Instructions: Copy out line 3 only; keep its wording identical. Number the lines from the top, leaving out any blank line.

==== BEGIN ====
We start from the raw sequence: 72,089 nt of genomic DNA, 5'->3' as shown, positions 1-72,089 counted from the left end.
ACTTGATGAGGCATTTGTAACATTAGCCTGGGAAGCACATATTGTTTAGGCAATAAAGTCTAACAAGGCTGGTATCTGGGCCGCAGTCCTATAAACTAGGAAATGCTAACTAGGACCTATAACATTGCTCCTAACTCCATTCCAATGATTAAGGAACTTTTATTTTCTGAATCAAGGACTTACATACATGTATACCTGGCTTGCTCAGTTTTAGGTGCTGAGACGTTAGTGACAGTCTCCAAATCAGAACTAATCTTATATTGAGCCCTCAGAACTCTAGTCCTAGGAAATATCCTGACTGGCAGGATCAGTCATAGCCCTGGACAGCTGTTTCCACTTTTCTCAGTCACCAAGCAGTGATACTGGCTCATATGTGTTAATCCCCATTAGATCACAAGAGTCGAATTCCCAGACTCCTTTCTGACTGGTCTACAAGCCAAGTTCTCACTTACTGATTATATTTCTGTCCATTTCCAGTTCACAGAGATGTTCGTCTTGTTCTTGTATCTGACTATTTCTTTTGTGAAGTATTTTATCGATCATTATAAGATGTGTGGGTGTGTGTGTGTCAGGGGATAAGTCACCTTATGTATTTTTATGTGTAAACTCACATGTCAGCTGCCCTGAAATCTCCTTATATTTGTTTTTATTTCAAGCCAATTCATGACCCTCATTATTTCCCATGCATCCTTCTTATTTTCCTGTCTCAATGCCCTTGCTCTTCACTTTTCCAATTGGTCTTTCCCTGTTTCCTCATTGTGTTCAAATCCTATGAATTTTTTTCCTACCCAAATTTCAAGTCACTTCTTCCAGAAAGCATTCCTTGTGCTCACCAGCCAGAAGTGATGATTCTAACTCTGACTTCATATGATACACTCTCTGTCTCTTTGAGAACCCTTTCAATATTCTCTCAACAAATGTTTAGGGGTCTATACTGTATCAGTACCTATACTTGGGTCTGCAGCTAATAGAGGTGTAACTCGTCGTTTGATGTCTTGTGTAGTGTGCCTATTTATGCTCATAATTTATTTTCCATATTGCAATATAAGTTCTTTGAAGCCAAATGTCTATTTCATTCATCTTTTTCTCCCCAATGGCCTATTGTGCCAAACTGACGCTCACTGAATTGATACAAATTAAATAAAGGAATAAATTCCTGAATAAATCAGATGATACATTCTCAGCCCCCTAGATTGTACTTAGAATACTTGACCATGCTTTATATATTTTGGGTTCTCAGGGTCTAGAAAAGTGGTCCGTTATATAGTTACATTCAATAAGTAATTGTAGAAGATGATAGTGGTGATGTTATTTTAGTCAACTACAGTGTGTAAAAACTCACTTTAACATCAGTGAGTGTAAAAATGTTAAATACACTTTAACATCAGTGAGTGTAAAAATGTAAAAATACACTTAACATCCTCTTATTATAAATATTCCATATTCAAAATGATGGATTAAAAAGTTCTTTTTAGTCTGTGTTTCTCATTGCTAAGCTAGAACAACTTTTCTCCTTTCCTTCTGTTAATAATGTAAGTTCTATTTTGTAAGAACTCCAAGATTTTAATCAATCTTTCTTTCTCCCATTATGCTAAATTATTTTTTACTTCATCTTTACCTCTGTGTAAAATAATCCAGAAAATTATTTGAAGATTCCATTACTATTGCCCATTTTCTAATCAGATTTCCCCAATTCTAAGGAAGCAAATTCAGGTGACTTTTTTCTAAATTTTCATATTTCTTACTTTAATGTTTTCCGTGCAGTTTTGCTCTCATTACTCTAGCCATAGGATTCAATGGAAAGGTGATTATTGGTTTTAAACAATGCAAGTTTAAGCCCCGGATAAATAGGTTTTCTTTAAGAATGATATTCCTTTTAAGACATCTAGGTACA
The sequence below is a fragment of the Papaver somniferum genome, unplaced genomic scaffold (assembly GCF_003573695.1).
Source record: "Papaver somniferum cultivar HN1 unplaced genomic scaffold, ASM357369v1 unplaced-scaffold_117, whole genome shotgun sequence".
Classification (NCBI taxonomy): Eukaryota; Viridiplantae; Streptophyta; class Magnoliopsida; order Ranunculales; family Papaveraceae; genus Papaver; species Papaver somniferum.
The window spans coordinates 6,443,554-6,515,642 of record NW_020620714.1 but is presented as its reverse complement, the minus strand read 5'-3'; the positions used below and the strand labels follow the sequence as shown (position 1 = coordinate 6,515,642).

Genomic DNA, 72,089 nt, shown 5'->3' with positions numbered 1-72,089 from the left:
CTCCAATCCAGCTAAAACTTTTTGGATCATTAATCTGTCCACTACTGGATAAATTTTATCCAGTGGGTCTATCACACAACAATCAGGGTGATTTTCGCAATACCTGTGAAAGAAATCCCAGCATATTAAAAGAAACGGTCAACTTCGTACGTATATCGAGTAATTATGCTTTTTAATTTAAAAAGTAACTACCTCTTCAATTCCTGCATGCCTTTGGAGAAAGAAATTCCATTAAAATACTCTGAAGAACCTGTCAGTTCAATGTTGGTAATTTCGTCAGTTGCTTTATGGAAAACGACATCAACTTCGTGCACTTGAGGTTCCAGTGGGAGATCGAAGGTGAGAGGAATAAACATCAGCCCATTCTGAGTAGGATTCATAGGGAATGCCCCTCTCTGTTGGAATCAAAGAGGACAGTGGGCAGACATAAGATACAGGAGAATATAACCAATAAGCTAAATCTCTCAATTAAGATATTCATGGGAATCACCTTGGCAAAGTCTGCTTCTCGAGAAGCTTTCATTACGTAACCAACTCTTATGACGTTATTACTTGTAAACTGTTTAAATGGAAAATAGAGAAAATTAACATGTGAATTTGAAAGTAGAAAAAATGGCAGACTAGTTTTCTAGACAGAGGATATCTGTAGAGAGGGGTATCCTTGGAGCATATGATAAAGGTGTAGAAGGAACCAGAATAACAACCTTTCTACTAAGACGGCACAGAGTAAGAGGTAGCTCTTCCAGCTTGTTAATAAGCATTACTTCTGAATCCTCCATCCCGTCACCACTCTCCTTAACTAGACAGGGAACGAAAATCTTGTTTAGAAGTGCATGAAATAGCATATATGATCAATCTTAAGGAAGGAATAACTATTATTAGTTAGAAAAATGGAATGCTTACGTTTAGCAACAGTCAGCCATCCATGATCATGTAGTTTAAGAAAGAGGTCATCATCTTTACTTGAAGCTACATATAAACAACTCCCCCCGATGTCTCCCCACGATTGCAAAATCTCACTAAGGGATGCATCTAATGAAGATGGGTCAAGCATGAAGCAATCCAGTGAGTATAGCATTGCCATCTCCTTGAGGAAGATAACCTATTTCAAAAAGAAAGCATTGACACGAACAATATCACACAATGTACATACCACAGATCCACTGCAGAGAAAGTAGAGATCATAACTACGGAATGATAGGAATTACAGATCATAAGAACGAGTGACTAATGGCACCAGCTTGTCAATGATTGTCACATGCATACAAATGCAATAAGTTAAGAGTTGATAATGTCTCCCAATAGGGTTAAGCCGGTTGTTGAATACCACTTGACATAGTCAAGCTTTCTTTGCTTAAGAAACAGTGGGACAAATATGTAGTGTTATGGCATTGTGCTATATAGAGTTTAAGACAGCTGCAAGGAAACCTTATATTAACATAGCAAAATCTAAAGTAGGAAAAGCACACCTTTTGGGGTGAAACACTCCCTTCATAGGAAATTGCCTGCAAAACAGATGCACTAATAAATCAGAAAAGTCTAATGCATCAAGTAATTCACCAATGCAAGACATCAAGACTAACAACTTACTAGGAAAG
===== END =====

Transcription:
The sequence below is a fragment of the Papaver somniferum genome, unplaced genomic scaffold (assembly GCF_003573695.1).